Where can I learn more about birding hotspots?

Escrito em 06 de fevereiro de 2022

Where can I learn more about birding hotspots?

If you are a birdwatcher you have probably wondered where could you learn more about places to go for birding. 

Of course, that one option is simply to go and explore. However, if you have little time to dedicate to birdwatching or if you are chasing specific goals/species, that cannot always be the option. 

So, even though you can ask for suggestions from other birders or on Social Media platforms (which by the way we encourage you to check the Facebook group we created for this effect - Connecting Birdwatchers), one of the most practical options is to search the internet for places or areas that are worth a visit.

And that’s where birding hotspots come in handy. Thus, let’s clarify what a birding hotspot is/mean. Basically, these hotspots are nothing more than suggested places by other birdwatchers. And the idea is essentially that. Although with other advantages that we are going to see below.  

This might seem obvious, but an important thing you need to keep in mind regarding birding hotspots is that you don’t have to birdwatch exclusively in those hotspots. They are not mandatory places you have to use/visit, they are only places that other people have visited and suggested throughout the time. 

This means that you can observe birds in an area or piece of land that doesn’t have a hotspot on those platforms. And that’s perfectly fine! As long as you follow the birdwatcher codes (see our post about it here), you can enjoy birdwatching anywhere, regardless it is a birding hotspot or not.  

Afterwards, you can keep that place as your private hotspot or suggest it on those websites for other people to enjoy a similar experience to yours.


Salinas del Carmen - Birding hotspot in Fuerteventura Island

So, why are birding hotspots important?

Firstly, having public shared places for bird observation will make things easier for you. Especially if you are a beginner, living in a new place, or on a birding trip aiming at specific bird species. Visiting some of the websites with the birding hotspots will save you time while searching for a good place and may help you to get your target species.   

Secondly, the observations can help to gather important information about the species, such as population numbers and distribution areas, for example. That information will be not only useful for birdwatchers but, especially, for science.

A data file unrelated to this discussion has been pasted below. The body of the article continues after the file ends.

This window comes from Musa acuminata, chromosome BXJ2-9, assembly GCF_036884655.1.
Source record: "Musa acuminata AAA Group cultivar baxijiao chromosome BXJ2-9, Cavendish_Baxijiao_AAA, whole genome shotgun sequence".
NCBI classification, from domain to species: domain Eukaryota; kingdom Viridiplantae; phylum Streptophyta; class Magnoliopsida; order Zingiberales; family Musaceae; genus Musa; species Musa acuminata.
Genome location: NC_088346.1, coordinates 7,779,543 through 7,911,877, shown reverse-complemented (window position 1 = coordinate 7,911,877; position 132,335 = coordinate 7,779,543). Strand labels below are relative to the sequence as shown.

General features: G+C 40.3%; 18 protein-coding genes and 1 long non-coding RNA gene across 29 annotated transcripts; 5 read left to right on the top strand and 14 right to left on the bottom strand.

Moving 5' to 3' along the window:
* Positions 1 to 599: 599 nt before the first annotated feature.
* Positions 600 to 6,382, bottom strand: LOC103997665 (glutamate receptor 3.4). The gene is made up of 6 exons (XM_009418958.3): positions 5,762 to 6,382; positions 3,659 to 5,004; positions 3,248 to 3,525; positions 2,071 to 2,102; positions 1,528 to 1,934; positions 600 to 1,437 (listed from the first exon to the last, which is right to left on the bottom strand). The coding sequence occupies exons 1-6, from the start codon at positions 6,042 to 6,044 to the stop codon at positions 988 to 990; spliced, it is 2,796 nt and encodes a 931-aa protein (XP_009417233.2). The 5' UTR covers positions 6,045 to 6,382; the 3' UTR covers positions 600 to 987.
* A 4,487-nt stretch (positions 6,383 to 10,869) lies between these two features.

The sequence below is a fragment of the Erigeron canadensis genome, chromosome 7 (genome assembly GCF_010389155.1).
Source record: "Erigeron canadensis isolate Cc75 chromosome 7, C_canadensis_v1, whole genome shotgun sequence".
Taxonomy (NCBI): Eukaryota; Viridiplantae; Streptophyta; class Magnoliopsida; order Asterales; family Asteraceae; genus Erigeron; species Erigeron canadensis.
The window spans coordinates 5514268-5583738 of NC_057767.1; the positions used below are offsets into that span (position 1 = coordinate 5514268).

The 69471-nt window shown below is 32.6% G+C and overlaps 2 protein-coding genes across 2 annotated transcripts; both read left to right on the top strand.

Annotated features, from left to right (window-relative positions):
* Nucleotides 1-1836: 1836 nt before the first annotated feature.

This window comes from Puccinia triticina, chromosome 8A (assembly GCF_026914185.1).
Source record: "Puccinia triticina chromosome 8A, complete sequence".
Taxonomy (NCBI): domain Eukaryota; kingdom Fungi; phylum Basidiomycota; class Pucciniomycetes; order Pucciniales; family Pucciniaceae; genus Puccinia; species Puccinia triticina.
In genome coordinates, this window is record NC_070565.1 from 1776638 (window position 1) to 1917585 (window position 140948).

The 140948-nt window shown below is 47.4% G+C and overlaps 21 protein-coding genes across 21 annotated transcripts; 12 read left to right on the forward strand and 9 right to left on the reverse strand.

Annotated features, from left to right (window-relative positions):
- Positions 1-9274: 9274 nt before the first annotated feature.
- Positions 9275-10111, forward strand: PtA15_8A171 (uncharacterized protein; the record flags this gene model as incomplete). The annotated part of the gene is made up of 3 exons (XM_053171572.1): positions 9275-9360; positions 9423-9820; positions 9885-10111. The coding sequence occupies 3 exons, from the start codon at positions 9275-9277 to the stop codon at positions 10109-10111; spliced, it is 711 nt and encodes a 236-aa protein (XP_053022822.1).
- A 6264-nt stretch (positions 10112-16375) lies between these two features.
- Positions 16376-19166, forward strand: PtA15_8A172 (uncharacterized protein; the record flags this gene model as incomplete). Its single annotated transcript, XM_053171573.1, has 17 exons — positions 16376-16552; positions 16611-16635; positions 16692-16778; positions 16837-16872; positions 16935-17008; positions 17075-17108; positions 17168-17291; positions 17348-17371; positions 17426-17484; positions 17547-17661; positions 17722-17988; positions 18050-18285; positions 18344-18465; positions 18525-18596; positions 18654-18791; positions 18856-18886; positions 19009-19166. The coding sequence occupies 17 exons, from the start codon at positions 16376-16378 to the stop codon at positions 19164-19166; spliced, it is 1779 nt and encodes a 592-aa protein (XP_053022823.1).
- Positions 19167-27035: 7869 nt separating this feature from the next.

Then, another reason these hotspots can be important is that they concentrate most observers in specific locations, even if not there at the same time. This can help to avoid human pressure on other natural areas. And if we see it from another perspective, efforts from different entities, depending on the area/country, can be made to preserve those hotspots and even improve them including shelters, information panels, etc. 

Where can I search for birding hotspots?

Now, we are presenting you with two online options where you can search for birding spots.

The first one is Find a Birdingplace, a web platform with several suggested places for birdwatching in the Western Palearctic Region. The navigation is easy and each place has useful information about the main habitats, target species, access and best time to visit, among other details you are ought to know. We invite you to explore the website by clicking on the legend of the picture below.


The main appearance of the platform “Find a Birdingplace”.

The second option we recommend is the fairly known eBird platform, an online website collecting information from birdwatchers worldwide. Its work and volunteering contribution of the birders is crucial for many bird scientific studies.

The main appearance of the hotspots map on eBird.

Despite looking complex, eBird is quite easy to use and the explore section is very intuitive - click in the legend above to go to the website. In that section of the eBird website, you can search by species or regions. And once on a hotspot page, you will see the last bird species seen, may access the lists submitted by other birders and view the illustrated checklist, which will give you the annual frequency of all the species reported for that location.

A zoom-in on the eBird’s hotspot map using satellite view.

Hope you found something useful in this article, and in case this information was new for you, be our guest and go exploring the websites. If you have any doubts or questions, feel free to reach us. We would be pleased to help you out.